How do regulators deal with international lenders?


Quick Answer

Regulation of international lenders includes on-site examinations by the U.S. Federal Reserve of each foreign banking office in United States and their parent institutions to assess their risk management, operational controls, compliance and asset quality. The Board of the Federal Reserve regulates the international lending of U.S. banks and corporations by requiring their disclosure of international assets, the establishment of transfer risk reserves and account reports for fees on international loans.

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Full Answer

The U.S. International Bank Act of 1978 was the first step in aligning rules pertaining to foreign banks operating in the United States with those pertaining to U.S. banks. The 1991 Foreign Bank Supervision Enhancement Act assigned supervision of foreign banks to the Federal Reserve. Federal Reserve Regulations, Title 12: Banks and Banking, Part 211-- International Banking Operations, Regulation K, Subpart B -- Foreign Banking Organizations delineates the Federal Reserve's supervisory role with foreign banking institutions. Subpart D -- International Lending Supervision outlines its responsibilities related to U.S. banks involved in international lending. Federal Reserve Title 12 Part 211 regulations are available at ecfr.gov, a site of the U.S. Government Publishing Office.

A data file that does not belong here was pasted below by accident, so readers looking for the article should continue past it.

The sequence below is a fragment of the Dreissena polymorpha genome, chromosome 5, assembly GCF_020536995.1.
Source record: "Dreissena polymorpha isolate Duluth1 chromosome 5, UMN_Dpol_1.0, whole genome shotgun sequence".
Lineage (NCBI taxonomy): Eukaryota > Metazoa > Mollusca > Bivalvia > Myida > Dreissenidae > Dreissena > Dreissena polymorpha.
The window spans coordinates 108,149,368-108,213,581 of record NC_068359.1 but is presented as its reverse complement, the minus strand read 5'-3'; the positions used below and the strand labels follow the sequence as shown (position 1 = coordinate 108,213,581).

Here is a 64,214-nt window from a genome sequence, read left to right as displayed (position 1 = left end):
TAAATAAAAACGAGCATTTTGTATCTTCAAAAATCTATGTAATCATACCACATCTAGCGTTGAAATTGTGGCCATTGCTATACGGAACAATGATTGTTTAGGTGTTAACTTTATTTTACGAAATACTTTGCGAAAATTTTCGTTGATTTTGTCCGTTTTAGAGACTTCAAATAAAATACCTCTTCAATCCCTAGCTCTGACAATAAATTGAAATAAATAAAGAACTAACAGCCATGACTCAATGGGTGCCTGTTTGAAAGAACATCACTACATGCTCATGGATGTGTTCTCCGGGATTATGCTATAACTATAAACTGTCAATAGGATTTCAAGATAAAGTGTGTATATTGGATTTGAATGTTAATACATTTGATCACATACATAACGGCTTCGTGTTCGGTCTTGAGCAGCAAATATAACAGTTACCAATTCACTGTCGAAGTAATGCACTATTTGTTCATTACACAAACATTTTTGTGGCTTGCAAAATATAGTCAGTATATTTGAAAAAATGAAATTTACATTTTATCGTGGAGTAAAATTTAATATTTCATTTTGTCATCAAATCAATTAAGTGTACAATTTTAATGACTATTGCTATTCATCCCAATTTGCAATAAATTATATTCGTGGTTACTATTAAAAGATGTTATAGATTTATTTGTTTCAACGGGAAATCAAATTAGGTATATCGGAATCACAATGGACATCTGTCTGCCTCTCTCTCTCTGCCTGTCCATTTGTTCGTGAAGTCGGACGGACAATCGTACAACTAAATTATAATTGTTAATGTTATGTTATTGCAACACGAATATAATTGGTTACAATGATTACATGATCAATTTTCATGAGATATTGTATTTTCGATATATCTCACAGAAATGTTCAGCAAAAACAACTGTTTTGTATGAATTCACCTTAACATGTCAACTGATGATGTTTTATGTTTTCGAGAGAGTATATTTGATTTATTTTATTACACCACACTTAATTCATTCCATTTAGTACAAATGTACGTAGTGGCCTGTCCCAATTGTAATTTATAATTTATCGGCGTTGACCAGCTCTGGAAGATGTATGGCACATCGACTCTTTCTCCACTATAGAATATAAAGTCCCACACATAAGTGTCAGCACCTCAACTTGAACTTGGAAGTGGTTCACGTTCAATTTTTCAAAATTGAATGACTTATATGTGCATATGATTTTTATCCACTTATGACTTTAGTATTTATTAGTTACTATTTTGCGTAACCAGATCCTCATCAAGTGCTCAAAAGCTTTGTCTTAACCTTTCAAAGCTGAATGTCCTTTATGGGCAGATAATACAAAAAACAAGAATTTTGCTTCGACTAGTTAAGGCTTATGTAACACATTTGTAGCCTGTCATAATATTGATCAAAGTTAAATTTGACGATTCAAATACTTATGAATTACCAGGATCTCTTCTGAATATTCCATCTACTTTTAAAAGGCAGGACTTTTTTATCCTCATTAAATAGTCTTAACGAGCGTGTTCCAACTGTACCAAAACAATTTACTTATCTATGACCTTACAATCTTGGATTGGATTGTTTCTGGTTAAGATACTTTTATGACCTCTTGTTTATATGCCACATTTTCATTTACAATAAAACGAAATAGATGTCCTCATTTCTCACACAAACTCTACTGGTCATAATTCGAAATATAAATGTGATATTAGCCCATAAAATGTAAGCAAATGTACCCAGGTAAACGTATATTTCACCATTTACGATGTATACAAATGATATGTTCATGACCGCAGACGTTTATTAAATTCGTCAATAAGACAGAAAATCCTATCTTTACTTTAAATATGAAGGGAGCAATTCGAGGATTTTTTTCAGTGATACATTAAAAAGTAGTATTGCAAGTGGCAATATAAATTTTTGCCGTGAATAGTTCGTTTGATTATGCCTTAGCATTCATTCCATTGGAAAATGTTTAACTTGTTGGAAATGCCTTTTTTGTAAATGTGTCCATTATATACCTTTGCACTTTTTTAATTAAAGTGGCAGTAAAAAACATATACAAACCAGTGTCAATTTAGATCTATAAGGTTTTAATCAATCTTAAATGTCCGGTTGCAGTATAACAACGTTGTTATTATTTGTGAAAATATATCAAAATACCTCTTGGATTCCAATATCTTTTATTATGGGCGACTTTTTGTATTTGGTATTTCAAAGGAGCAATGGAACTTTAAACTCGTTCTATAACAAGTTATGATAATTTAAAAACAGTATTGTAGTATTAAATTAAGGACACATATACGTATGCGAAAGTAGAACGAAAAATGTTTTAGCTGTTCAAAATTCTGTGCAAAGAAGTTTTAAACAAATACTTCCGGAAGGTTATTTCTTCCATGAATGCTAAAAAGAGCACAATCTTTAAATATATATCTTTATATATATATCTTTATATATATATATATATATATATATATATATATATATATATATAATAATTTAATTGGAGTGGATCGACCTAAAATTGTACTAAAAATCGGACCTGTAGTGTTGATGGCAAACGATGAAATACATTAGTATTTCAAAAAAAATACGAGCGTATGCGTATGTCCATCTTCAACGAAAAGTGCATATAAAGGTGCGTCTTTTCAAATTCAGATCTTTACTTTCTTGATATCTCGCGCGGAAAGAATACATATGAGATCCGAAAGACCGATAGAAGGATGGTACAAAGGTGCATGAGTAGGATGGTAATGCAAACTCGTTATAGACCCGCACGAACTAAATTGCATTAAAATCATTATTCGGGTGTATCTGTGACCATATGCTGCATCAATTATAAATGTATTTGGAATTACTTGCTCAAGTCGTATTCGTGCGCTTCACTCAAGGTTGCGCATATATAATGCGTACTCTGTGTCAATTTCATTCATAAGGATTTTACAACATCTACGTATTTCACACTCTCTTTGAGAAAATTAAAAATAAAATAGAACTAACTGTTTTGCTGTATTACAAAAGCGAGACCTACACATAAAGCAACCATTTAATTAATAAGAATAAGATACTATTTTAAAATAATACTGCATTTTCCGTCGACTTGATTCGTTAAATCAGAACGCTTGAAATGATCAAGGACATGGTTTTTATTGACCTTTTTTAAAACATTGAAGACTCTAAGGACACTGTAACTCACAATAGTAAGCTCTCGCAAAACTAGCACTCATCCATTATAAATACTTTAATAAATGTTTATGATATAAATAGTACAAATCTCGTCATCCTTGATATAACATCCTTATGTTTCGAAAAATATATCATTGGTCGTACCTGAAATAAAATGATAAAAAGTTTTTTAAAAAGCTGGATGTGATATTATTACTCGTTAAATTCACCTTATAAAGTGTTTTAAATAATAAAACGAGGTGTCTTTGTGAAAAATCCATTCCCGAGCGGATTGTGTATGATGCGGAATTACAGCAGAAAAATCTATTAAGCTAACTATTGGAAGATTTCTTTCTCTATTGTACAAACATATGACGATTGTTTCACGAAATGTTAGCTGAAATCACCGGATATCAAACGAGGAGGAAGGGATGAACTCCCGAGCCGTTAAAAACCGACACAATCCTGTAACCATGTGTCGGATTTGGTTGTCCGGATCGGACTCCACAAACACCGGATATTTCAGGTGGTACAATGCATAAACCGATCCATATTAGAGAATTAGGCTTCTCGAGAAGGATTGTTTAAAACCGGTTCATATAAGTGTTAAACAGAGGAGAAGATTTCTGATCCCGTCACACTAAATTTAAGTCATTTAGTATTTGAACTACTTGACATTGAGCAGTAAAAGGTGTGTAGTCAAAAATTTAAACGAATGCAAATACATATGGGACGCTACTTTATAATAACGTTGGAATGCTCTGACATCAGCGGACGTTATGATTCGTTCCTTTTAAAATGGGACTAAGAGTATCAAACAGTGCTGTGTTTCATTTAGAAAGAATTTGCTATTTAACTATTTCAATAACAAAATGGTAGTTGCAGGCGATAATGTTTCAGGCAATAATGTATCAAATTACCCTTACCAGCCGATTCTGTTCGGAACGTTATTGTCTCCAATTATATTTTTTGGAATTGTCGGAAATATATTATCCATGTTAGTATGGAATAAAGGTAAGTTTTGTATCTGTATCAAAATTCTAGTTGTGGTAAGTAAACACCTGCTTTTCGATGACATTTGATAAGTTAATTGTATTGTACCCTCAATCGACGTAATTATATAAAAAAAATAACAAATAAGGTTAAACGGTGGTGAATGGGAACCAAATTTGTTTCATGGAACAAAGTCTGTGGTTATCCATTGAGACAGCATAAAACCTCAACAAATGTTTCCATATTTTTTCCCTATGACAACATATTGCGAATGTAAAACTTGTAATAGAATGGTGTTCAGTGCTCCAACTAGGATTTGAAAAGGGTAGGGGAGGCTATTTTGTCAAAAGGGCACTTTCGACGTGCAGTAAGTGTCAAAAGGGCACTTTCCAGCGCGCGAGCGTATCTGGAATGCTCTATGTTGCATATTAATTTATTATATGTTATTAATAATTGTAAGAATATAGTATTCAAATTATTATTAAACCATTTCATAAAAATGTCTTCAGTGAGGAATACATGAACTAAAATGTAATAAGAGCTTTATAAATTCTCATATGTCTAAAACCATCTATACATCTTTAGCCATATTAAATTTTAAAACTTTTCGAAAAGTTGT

The Basel III International Regulations also factor in the regulation of international banking. The Bank for International Settlements developed these regulations to promote stability in the international financial system by reducing the ability of banks to take on excess risks. Steps in the U.S. Federal Reserve's implementation of Basel III Regulations are available at FederalReserve.gov.

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